Here’s the title track. When asked, ‘Who is the one-eyed Jack to you?’, during the Forbes.com interview, Mellencamp explained, “You can’t write about yourself all the time. But I have grown to be a good observer and good listener, so I hear what other people think and what people say. Then I’m open to suggestions, which means that sometimes I’ll be doing something and a voice in my head will go, “Well, you better write this down.” And I think, “Ah, f**k I’m painting, I don’t want to write this down.” And I’m like, “You need to write this down, John.” And that happened quite a bit with this record.” BTW, that one-eyed Jack portrait of Mellencamp was painted by Speck Mellencamp, his younger son with his ex-wife, the model Elaine Irwin. John Mellencamp is an avid painter as well. His artwork has been exhibited numerous times, including at museums like the Tennessee State Museum in Nashville and the Butler Institute of American Art in Youngstown, Ohio.

The final track I’d like to highlight is the album’s closer. A Life Full Of Rain is another collaborative recording with Springsteen. Unlike the two other songs, this tune is on the quieter side. Lyrically, it’s yet another not exactly cheerful song.

Following is how Mellencamp summed up the album to Forbes.com: “I’m not for everyone anymore. I was someplace the other night and some guy came up to me and he said, “You know, music is just not the same.”And he said, “It’s just not the same. And there’s not any good songwriters anymore.” And I went, “Whoa, whoa, whoa, whoa, whoa.” I go, “Wait a minute. Have you heard my last record?” [Mellencamp clearly doesn’t lack self-confidence, though I agree with him – CMM] He goes, “No.” I go, “Have you heard Bruce’s last record?” He goes, “No”. I go, “Have you heard Dylan’s last record?” He went, “No.” I go, “Have you heard Woody Guthrie’s last record?” He said, “No.” I said, “Maybe there’s still music out there. You’re just not listening. There’s the problem. You’re not listening. It’s still being made. It’s still out there, but you’re just not listening. You grew up. Too bad for you.”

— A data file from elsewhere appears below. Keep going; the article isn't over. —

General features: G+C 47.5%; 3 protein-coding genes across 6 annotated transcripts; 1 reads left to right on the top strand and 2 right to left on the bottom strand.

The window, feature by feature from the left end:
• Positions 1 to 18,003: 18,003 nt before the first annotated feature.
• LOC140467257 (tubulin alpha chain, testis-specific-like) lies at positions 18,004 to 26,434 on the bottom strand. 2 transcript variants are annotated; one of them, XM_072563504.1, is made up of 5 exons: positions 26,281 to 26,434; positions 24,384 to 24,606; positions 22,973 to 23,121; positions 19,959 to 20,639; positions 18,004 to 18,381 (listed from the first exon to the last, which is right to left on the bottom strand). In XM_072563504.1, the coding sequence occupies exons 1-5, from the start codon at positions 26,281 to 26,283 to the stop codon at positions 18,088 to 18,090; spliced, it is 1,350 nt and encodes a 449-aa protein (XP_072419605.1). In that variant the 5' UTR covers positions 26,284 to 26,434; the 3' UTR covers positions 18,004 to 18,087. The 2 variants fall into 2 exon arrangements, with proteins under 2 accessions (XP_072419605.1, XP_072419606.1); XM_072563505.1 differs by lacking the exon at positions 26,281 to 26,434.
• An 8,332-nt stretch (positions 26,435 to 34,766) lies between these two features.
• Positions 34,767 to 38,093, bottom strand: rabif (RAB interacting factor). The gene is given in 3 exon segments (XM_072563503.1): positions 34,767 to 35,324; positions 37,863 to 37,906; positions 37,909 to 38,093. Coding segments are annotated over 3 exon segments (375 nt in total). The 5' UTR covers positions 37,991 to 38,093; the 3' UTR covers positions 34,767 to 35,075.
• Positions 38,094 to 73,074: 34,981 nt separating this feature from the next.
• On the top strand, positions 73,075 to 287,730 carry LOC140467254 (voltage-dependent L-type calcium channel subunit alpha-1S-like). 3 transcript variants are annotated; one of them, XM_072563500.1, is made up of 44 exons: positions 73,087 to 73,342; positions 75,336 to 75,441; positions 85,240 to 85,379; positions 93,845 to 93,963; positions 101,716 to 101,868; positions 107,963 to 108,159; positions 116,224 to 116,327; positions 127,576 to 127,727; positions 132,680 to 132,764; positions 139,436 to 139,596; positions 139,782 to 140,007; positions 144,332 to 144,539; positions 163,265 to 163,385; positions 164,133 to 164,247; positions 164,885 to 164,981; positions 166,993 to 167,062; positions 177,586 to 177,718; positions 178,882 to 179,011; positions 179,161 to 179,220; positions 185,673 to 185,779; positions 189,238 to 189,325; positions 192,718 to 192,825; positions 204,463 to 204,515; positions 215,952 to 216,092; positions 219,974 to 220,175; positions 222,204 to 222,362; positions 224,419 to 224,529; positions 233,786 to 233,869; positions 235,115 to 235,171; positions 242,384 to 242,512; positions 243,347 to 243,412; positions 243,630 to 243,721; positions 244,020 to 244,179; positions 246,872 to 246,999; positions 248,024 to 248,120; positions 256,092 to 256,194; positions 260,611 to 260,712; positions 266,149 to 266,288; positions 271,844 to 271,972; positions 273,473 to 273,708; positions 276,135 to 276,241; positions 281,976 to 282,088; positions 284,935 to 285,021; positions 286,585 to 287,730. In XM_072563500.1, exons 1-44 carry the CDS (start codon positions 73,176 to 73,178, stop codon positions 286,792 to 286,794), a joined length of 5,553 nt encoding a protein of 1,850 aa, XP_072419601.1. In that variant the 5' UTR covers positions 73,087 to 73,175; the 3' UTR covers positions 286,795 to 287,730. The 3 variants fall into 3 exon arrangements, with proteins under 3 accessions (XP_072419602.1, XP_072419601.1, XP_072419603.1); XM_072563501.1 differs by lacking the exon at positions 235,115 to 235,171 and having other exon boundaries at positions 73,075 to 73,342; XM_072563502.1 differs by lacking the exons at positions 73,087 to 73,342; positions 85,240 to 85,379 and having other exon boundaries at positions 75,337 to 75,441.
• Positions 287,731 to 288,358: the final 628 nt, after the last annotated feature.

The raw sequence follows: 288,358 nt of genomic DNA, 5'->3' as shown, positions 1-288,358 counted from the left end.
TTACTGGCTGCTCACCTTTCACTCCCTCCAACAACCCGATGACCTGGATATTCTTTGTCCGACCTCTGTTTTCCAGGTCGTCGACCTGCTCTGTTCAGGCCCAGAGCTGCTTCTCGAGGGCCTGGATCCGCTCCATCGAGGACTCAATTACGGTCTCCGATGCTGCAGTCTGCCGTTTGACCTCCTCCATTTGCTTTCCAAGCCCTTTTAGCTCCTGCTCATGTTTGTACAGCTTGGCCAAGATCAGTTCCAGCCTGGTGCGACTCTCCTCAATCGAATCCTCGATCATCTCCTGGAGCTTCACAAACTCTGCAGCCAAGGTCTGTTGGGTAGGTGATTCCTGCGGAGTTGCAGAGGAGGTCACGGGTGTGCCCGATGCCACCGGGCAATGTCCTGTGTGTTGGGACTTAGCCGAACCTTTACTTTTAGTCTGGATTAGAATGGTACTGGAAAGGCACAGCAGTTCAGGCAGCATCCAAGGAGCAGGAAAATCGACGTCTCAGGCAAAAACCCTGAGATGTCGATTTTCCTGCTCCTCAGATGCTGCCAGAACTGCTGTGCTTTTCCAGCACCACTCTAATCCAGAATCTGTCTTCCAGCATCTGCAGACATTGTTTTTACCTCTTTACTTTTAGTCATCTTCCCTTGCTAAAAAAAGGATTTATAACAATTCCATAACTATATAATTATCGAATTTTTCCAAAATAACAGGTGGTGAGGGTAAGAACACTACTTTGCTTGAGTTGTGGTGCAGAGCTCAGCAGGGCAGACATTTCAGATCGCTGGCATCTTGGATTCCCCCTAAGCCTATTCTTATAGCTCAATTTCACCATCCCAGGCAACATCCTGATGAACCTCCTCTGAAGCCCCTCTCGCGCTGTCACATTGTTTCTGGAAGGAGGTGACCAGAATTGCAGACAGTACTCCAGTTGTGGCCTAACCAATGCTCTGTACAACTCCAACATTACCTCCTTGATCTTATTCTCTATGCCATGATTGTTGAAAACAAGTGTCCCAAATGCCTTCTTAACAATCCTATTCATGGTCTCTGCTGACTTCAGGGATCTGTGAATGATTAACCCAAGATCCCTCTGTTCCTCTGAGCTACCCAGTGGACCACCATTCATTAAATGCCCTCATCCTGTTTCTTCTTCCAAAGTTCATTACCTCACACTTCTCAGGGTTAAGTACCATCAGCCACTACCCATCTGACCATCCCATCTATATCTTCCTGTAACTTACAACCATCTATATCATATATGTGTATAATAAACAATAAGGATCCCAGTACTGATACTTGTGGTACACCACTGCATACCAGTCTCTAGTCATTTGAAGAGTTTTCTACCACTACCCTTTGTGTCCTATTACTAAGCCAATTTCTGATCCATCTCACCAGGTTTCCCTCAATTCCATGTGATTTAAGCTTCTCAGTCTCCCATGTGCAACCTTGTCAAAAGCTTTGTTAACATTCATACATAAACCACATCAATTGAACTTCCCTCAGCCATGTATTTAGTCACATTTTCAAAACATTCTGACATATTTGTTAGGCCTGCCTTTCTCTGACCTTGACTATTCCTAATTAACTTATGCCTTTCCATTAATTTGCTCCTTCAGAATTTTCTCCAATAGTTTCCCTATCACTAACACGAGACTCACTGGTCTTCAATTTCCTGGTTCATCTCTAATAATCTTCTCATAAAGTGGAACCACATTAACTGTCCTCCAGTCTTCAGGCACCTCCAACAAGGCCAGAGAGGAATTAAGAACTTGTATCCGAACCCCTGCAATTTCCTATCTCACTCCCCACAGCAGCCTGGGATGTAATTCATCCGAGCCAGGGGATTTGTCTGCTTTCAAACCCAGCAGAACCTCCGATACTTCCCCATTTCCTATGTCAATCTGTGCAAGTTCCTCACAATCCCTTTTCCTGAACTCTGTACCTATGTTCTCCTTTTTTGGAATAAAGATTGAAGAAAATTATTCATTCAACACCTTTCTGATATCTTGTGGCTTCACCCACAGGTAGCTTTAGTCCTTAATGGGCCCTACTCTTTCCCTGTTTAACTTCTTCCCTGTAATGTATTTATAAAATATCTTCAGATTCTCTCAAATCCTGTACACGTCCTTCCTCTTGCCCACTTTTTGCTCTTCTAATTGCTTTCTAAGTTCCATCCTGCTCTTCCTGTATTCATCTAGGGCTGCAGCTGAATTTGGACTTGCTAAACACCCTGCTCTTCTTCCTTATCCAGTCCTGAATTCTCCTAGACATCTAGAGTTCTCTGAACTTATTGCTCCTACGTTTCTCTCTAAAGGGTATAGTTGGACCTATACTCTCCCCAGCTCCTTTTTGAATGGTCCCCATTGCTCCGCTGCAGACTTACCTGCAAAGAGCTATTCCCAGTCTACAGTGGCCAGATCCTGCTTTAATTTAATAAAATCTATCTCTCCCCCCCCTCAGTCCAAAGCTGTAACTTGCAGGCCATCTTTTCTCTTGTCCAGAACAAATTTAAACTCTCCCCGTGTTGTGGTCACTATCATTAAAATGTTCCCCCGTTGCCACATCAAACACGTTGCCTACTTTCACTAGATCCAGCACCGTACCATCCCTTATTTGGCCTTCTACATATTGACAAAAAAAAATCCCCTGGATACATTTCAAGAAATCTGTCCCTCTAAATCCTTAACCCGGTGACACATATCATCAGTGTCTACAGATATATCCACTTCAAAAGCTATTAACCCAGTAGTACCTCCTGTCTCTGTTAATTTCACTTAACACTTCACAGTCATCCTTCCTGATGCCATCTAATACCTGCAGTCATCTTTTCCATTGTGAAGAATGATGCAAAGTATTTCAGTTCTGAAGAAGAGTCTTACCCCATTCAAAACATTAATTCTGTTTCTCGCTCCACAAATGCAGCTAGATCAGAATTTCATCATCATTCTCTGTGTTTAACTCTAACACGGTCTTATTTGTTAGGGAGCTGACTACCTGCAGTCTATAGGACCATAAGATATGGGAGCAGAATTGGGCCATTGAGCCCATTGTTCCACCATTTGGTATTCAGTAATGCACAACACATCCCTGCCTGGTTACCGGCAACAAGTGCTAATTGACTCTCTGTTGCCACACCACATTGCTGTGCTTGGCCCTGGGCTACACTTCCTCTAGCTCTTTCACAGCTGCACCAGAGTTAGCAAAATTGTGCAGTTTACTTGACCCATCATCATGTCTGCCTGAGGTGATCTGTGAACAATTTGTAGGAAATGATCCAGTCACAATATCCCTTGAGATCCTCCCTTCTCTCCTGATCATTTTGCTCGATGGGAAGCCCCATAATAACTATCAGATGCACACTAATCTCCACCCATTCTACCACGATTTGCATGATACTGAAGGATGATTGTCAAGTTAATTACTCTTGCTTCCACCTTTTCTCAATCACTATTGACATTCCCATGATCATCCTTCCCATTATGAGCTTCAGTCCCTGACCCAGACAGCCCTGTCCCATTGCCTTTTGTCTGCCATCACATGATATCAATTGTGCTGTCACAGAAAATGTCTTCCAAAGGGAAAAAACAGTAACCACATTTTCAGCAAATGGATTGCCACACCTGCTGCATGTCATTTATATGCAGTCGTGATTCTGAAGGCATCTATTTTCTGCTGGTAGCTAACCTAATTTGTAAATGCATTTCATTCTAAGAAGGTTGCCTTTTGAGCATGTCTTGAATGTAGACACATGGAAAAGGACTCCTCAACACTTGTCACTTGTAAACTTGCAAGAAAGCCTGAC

I don’t want to wrap up this review without acknowledging the other musicians on the album, who do a beautiful job: Music director Andy York (acoustic and electric guitar, autoharp, banjo, bass, backing vocals), Mike Wanchic (electric guitar, backing vocals), Miriam Sturm (violin), Jon Gunnell (bass) and Dane Clark (drums, percussion) – the same musicians who backed up Mellencamp on his two previous albums. In fact, Sturm has played on all of his records since Mr. Happy Go Lucky from September 1996. York and especially Wanchic go back with Mellencamp even further. For York, it’s until Dance Naked, Mellencamp’s 13th studio album that appeared in June 1994. And for Wanchic the oldest Mellencamp album I could verify is Uh-huh from October 1983. These are remarkable long-term relationships in an ego-driven industry that’s notorious for volatility.

Sources: Wikipedia; John Mellencamp website; NPR; Forbes.com; Ultimate Classic Rock; YouTube; Spotify

Best of What’s New

A selection of newly released music that caught my attention